A group of local Catholics says a number of their concerns have still not been addressed by the Archdiocese of Agana leadership. The group is continuing to call attention to its concerns publicly even as the church enters the Lenten season.

Yesterday, Feb. 10 was Ash Wednesday which marked the start of the Lenten season – 40 days of fasting, prayer and repentance for Catholics. Thousands of Catholics attended Ash Wednesday Masses throughout the day yesterday. Each year, the village parishes schedule multiple Masses during the day to accommodate a large number of church-goers, with the larger parishes offering as many as six Ash Wednesday Masses. Ash Wednesday and Good Friday are obligatory days of fasting and abstinence for Catholics.

An estimated 85 percent of the local population is Roman Catholic.

“We’re really strong in our faith,” said Lou Klitzkie, a member of the Laity Forward Movement, who also attended Ash Wednesday Mass yesterday. “We don’t want to lose our Catholic church.”

The Laity Forward Movement has organized several silent protests in front of the Dulce Nombre de Maria Cathedral-Basilica in Hagåtña, the latest of which took place Jan. 31.

Some women in the Laity Forward Movement go to Mass every day, Klitzkie said.

LFM and the Concerned Catholics of Guam have publicly opposed recent decisions made by Archbishop Anthony Apuron.

Their concerns are the same as they were last year and the year before that, the group said, adding they want to see Monsignor James Benavente reinstated as rector at the Cathedral-Basilica and Rev. Paul Gofigan reinstated as pastor of Santa Barbara parish in Dededo.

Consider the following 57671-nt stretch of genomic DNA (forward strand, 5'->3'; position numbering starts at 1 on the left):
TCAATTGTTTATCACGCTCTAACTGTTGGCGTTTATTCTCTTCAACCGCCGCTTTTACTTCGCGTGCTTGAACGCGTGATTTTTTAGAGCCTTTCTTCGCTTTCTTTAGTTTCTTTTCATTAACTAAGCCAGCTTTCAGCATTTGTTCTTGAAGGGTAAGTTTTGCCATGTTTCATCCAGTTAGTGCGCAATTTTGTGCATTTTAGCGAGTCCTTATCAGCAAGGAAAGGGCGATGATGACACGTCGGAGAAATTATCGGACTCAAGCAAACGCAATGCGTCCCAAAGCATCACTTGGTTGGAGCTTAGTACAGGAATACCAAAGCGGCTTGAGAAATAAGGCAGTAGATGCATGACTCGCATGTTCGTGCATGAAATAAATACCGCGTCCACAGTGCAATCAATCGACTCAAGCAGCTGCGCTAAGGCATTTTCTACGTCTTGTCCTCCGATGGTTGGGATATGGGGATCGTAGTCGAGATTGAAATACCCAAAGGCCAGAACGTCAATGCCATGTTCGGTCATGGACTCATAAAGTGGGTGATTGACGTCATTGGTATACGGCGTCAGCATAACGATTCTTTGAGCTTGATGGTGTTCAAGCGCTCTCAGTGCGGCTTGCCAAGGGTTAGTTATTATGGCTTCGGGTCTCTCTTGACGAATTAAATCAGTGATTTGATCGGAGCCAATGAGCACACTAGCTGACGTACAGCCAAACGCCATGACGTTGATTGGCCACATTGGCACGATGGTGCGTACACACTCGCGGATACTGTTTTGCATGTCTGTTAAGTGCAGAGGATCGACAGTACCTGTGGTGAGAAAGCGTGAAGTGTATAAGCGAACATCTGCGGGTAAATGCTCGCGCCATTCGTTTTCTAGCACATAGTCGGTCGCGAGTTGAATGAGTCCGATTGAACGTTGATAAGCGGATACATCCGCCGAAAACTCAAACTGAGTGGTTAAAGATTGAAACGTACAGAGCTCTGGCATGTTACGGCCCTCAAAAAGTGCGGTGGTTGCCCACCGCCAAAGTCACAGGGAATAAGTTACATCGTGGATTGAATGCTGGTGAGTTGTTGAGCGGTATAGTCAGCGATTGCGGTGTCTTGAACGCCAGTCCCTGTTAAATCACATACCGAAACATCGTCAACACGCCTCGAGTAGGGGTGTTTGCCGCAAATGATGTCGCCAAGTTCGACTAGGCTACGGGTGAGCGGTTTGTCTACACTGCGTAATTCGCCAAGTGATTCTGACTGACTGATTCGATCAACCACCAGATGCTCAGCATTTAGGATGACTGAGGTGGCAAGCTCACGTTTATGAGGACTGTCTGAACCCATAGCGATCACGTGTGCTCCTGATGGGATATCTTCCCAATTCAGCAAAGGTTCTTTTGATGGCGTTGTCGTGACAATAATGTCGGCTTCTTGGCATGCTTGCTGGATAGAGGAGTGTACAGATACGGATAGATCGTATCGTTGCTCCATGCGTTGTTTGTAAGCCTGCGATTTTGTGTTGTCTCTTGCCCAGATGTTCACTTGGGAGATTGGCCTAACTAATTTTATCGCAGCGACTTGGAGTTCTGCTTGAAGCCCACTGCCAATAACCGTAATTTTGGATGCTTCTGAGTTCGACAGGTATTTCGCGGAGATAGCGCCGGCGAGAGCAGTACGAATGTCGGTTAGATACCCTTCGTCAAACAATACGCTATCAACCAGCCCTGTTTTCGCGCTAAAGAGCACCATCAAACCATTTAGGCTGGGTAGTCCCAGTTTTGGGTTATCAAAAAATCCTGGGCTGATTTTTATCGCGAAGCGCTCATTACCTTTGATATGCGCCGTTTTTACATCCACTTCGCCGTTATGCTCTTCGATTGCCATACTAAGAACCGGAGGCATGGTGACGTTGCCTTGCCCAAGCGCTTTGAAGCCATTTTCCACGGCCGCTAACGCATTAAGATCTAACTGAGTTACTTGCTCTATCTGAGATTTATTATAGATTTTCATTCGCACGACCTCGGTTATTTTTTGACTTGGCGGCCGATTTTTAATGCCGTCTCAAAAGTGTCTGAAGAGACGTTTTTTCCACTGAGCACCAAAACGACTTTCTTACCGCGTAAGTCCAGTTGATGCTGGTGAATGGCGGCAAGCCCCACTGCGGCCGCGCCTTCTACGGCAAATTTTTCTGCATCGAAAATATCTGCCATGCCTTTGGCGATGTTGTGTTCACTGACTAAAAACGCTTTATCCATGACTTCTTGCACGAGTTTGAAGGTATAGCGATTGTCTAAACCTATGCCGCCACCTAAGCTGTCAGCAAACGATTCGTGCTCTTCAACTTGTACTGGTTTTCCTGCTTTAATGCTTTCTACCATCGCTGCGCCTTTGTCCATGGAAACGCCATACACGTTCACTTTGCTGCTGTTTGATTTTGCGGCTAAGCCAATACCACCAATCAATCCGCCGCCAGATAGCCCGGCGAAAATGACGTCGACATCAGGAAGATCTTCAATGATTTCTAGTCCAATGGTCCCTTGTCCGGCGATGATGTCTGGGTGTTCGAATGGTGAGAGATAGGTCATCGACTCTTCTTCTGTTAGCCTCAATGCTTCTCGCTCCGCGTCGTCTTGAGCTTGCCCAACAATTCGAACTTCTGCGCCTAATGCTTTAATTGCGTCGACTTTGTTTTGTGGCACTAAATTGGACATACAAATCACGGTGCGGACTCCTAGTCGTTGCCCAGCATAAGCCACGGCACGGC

The group also has said the property on which the Redemptoris Mater Seminary sits is not controlled by the archdiocese, a claim the archdiocese has denied.

Klitzkie has said in previous interviews that the group is protesting because they are disappointed with the lack of leadership from Apuron.

Last week, LFM members also handed fliers to parishioners outside Nino Perdido y Sagrada Familia Church in Asan after Mass “to bring awareness to the Catholics about the problems we are encountering,” Klitzkie said.

“A lot of the people do not read JungleWatch and we have to tell them what is happening in the Catholic church,” she said. “If the archbishop did something wrong, then we’ve got to find out why he did all these things.”

JungleWatch is a blog run by Tim Rohr, realtor and outspoken Catholic who has followed and detailed issues between the Neocatechumenal Way and the local archdiocese. Rohr has blogged extensively about Archbishop Apuron and other top church officials.

The archdiocese has defended actions Rohr has criticized, publishing statements contradicting Rohr about the ownership of the seminary and the reason for Benavente’s removal. The statements have also been published in the U Matuna Si Yu’os, the archdiocese's weekly publication.

Most recently in November, the U Matuna published government documents that the archdiocese said proves the archbishop is in control of seminary property, which Rohr staunchly refuted.

The Concerned Catholics hired a lawyer whose legal opinion differed from the archdiocese officials’ statements.

Not yet spoken

Kliztkie said her group has not yet spoken directly with Apuron. The group will continue its hand billing efforts and silent protests, she said. On Tuesday, the group held a fundraiser because they intend to hire a lawyer.

“We did very well for our first one and we're planning on another fundraiser,” Klitzkie said. In 2014, at least 300 people signed a Concerned Catholics petition supporting the group's mission of financial transparency, and about 70 people have attended past LFM silent protests.

Apuron removed Gofigan and Benavente from their positions as pastor of Santa Barbara and as rector of the cathedral, respectively.

In July 2014, Apuron removed Benavente as rector of the Dulce Nombre de Maria Cathedral-Basilica. At the time, Apuron said in a statement that a financial review of two entities showed that the entities under Benavente showed poor financial accounting, prompting the archbishop to make a change in administration.

Benavente issued a counter statement, denying Apuron’s allegations.


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